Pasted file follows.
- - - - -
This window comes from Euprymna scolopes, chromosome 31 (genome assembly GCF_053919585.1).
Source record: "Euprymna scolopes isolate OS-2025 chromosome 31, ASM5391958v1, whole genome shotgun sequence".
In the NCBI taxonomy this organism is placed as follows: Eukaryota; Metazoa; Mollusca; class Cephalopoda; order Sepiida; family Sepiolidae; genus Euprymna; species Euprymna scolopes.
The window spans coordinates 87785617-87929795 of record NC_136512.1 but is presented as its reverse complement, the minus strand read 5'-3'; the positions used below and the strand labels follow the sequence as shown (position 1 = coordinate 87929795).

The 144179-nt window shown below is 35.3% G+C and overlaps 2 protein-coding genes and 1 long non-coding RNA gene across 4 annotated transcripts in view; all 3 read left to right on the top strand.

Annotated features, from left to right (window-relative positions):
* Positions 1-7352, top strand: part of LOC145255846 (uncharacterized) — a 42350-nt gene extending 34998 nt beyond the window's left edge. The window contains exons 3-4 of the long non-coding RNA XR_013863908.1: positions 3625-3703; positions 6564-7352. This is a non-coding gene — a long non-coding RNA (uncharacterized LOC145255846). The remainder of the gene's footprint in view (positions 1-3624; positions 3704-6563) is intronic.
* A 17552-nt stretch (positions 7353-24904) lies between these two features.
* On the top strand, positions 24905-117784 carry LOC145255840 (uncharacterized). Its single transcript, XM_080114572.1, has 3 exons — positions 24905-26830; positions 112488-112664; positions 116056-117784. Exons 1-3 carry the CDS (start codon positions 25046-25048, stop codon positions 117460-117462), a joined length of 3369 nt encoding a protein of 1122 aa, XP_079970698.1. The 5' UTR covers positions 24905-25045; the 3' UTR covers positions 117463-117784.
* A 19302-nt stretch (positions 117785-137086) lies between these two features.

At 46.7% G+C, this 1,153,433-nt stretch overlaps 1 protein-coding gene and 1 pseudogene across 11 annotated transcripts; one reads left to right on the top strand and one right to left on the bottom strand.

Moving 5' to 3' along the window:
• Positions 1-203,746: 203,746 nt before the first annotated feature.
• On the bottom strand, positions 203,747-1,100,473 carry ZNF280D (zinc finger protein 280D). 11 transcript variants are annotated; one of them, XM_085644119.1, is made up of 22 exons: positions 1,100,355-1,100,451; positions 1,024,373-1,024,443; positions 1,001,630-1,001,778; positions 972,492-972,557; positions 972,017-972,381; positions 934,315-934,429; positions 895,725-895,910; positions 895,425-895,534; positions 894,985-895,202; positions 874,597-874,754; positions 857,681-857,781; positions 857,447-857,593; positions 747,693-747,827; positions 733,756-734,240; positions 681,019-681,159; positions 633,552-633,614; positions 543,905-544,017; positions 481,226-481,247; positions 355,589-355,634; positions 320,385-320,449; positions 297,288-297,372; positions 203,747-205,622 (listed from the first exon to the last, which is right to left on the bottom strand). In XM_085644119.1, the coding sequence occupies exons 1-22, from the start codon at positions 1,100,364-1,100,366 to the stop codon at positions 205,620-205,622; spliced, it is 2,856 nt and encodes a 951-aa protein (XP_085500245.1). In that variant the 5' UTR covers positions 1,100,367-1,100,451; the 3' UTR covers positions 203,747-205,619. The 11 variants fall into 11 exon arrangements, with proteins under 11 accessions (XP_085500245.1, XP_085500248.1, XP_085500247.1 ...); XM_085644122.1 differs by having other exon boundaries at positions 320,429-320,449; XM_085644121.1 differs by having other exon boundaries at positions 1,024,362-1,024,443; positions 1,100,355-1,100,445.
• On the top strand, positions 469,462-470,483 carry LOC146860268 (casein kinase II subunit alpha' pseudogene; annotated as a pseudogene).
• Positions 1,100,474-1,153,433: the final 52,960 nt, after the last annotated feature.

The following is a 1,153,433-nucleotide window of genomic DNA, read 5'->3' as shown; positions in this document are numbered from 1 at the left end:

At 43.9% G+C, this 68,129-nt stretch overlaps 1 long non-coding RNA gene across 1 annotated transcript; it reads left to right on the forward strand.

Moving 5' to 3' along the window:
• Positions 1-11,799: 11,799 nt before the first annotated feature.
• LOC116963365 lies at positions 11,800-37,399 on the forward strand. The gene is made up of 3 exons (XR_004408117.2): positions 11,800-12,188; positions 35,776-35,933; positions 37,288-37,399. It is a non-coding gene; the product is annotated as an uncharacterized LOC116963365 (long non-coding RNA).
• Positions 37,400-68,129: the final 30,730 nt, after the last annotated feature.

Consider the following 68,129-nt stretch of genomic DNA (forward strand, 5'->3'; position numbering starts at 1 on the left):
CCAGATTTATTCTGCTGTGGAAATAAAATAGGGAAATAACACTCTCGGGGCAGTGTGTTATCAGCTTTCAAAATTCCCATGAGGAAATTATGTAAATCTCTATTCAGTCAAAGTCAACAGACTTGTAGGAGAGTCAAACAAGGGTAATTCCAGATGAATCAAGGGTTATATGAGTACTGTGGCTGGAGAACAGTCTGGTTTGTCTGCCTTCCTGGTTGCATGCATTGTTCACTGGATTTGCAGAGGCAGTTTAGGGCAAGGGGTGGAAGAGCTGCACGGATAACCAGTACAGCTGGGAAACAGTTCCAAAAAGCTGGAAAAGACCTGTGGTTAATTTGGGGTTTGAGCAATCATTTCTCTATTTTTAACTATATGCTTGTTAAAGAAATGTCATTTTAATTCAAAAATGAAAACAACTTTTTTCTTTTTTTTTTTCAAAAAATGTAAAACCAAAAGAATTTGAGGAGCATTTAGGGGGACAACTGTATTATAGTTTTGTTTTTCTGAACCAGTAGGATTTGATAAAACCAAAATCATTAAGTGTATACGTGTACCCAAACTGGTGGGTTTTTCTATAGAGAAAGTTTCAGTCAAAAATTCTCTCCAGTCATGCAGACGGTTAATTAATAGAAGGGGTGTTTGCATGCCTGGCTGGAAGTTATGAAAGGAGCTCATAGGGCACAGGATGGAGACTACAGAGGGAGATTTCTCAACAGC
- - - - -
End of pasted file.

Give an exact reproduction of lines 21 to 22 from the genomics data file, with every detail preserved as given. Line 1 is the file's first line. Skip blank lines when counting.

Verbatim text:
• LOC116963365 lies at positions 11,800-37,399 on the forward strand. The gene is made up of 3 exons (XR_004408117.2): positions 11,800-12,188; positions 35,776-35,933; positions 37,288-37,399. It is a non-coding gene; the product is annotated as an uncharacterized LOC116963365 (long non-coding RNA).
• Positions 37,400-68,129: the final 30,730 nt, after the last annotated feature.